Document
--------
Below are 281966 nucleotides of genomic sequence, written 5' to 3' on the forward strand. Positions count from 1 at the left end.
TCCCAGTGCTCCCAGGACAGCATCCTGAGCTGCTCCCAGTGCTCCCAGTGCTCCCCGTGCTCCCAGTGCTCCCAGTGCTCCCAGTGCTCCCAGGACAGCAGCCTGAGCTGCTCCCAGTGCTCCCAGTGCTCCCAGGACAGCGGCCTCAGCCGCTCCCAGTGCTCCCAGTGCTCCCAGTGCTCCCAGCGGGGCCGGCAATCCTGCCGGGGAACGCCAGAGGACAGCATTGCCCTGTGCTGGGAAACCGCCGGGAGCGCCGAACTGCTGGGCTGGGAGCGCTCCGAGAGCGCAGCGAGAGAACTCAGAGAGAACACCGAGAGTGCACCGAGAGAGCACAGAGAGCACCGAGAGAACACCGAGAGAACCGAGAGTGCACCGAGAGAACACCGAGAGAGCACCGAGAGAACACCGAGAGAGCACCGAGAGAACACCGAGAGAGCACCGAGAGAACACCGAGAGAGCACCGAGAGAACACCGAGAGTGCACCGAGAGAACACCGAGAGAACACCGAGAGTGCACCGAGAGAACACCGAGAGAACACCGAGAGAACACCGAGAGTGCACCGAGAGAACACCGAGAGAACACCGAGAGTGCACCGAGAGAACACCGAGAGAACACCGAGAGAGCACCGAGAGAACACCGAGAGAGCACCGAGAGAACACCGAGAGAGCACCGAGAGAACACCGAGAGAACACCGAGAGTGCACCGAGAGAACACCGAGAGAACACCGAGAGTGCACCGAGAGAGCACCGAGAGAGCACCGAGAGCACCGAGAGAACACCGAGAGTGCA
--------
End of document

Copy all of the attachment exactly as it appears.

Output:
Below are 281966 nucleotides of genomic sequence, written 5' to 3' on the forward strand. Positions count from 1 at the left end.
TCCCAGTGCTCCCAGGACAGCATCCTGAGCTGCTCCCAGTGCTCCCAGTGCTCCCCGTGCTCCCAGTGCTCCCAGTGCTCCCAGTGCTCCCAGGACAGCAGCCTGAGCTGCTCCCAGTGCTCCCAGTGCTCCCAGGACAGCGGCCTCAGCCGCTCCCAGTGCTCCCAGTGCTCCCAGTGCTCCCAGCGGGGCCGGCAATCCTGCCGGGGAACGCCAGAGGACAGCATTGCCCTGTGCTGGGAAACCGCCGGGAGCGCCGAACTGCTGGGCTGGGAGCGCTCCGAGAGCGCAGCGAGAGAACTCAGAGAGAACACCGAGAGTGCACCGAGAGAGCACAGAGAGCACCGAGAGAACACCGAGAGAACCGAGAGTGCACCGAGAGAACACCGAGAGAGCACCGAGAGAACACCGAGAGAGCACCGAGAGAACACCGAGAGAGCACCGAGAGAACACCGAGAGAGCACCGAGAGAACACCGAGAGTGCACCGAGAGAACACCGAGAGAACACCGAGAGTGCACCGAGAGAACACCGAGAGAACACCGAGAGAACACCGAGAGTGCACCGAGAGAACACCGAGAGAACACCGAGAGTGCACCGAGAGAACACCGAGAGAACACCGAGAGAGCACCGAGAGAACACCGAGAGAGCACCGAGAGAACACCGAGAGAGCACCGAGAGAACACCGAGAGAACACCGAGAGTGCACCGAGAGAACACCGAGAGAACACCGAGAGTGCACCGAGAGAGCACCGAGAGAGCACCGAGAGCACCGAGAGAACACCGAGAGTGCA